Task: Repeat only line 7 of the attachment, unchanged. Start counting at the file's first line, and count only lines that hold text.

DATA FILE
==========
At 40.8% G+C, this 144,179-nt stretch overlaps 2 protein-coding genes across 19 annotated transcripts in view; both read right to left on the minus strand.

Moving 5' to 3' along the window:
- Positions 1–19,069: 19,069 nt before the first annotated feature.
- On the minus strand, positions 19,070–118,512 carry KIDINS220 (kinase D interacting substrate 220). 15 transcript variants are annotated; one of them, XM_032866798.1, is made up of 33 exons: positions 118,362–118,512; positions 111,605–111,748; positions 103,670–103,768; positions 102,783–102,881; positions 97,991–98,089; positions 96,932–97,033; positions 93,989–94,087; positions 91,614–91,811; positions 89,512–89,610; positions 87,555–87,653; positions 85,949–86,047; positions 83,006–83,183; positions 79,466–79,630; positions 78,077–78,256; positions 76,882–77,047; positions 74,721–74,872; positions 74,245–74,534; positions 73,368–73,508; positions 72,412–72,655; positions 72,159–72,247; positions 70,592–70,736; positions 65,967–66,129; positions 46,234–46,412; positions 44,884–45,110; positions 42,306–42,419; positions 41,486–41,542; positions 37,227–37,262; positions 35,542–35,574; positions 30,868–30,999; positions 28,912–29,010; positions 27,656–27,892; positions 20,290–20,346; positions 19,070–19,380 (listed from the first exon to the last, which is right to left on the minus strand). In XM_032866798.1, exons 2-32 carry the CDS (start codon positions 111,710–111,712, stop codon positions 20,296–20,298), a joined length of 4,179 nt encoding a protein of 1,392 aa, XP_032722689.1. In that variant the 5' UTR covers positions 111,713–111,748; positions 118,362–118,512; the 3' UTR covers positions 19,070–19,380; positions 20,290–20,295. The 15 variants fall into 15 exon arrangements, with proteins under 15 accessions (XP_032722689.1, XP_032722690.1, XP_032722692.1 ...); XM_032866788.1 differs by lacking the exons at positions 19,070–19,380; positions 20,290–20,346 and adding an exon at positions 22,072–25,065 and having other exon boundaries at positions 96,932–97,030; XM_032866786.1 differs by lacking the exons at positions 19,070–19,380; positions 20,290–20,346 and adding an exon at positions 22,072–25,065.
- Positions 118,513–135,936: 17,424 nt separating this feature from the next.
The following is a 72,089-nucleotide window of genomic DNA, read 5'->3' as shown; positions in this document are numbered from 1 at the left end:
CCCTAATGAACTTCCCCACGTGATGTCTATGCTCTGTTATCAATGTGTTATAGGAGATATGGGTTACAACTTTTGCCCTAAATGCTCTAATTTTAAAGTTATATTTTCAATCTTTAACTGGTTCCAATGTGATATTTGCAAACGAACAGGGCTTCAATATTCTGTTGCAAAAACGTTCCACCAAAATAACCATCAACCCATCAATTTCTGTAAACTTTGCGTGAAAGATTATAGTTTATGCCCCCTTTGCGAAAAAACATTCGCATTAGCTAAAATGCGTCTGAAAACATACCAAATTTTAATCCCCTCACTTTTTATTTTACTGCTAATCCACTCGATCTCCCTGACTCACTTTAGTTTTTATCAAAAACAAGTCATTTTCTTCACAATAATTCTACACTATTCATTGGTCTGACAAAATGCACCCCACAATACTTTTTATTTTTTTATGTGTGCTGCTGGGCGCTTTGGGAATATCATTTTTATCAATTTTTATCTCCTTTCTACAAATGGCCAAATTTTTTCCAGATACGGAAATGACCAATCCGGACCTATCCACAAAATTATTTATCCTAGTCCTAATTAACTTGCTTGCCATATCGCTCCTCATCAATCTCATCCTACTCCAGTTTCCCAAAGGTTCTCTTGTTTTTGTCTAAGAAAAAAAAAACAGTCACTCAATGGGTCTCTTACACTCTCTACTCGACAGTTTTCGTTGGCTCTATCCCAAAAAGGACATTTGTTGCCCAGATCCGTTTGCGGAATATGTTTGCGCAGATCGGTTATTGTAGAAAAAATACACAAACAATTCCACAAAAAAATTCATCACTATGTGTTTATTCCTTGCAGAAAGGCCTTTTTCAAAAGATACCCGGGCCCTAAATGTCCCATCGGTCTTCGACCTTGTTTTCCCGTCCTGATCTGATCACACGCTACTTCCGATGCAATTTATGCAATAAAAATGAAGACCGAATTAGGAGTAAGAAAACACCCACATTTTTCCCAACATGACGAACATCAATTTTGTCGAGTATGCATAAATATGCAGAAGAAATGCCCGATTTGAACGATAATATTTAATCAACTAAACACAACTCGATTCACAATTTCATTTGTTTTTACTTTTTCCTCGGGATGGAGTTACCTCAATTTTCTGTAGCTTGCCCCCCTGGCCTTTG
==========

CCCTAATGAACTTCCCCACGTGATGTCTATGCTCTGTTATCAATGTGTTATAGGAGATATGGGTTACAACTTTTGCCCTAAATGCTCTAATTTTAAAGTTATATTTTCAATCTTTAACTGGTTCCAATGTGATATTTGCAAACGAACAGGGCTTCAATATTCTGTTGCAAAAACGTTCCACCAAAATAACCATCAACCCATCAATTTCTGTAAACTTTGCGTGAAAGATTATAGTTTATGCCCCCTTTGCGAAAAAACATTCGCATTAGCTAAAATGCGTCTGAAAACATACCAAATTTTAATCCCCTCACTTTTTATTTTACTGCTAATCCACTCGATCTCCCTGACTCACTTTAGTTTTTATCAAAAACAAGTCATTTTCTTCACAATAATTCTACACTATTCATTGGTCTGACAAAATGCACCCCACAATACTTTTTATTTTTTTATGTGTGCTGCTGGGCGCTTTGGGAATATCATTTTTATCAATTTTTATCTCCTTTCTACAAATGGCCAAATTTTTTCCAGATACGGAAATGACCAATCCGGACCTATCCACAAAATTATTTATCCTAGTCCTAATTAACTTGCTTGCCATATCGCTCCTCATCAATCTCATCCTACTCCAGTTTCCCAAAGGTTCTCTTGTTTTTGTCTAAGAAAAAAAAAACAGTCACTCAATGGGTCTCTTACACTCTCTACTCGACAGTTTTCGTTGGCTCTATCCCAAAAAGGACATTTGTTGCCCAGATCCGTTTGCGGAATATGTTTGCGCAGATCGGTTATTGTAGAAAAAATACACAAACAATTCCACAAAAAAATTCATCACTATGTGTTTATTCCTTGCAGAAAGGCCTTTTTCAAAAGATACCCGGGCCCTAAATGTCCCATCGGTCTTCGACCTTGTTTTCCCGTCCTGATCTGATCACACGCTACTTCCGATGCAATTTATGCAATAAAAATGAAGACCGAATTAGGAGTAAGAAAACACCCACATTTTTCCCAACATGACGAACATCAATTTTGTCGAGTATGCATAAATATGCAGAAGAAATGCCCGATTTGAACGATAATATTTAATCAACTAAACACAACTCGATTCACAATTTCATTTGTTTTTACTTTTTCCTCGGGATGGAGTTACCTCAATTTTCTGTAGCTTGCCCCCCTGGCCTTTG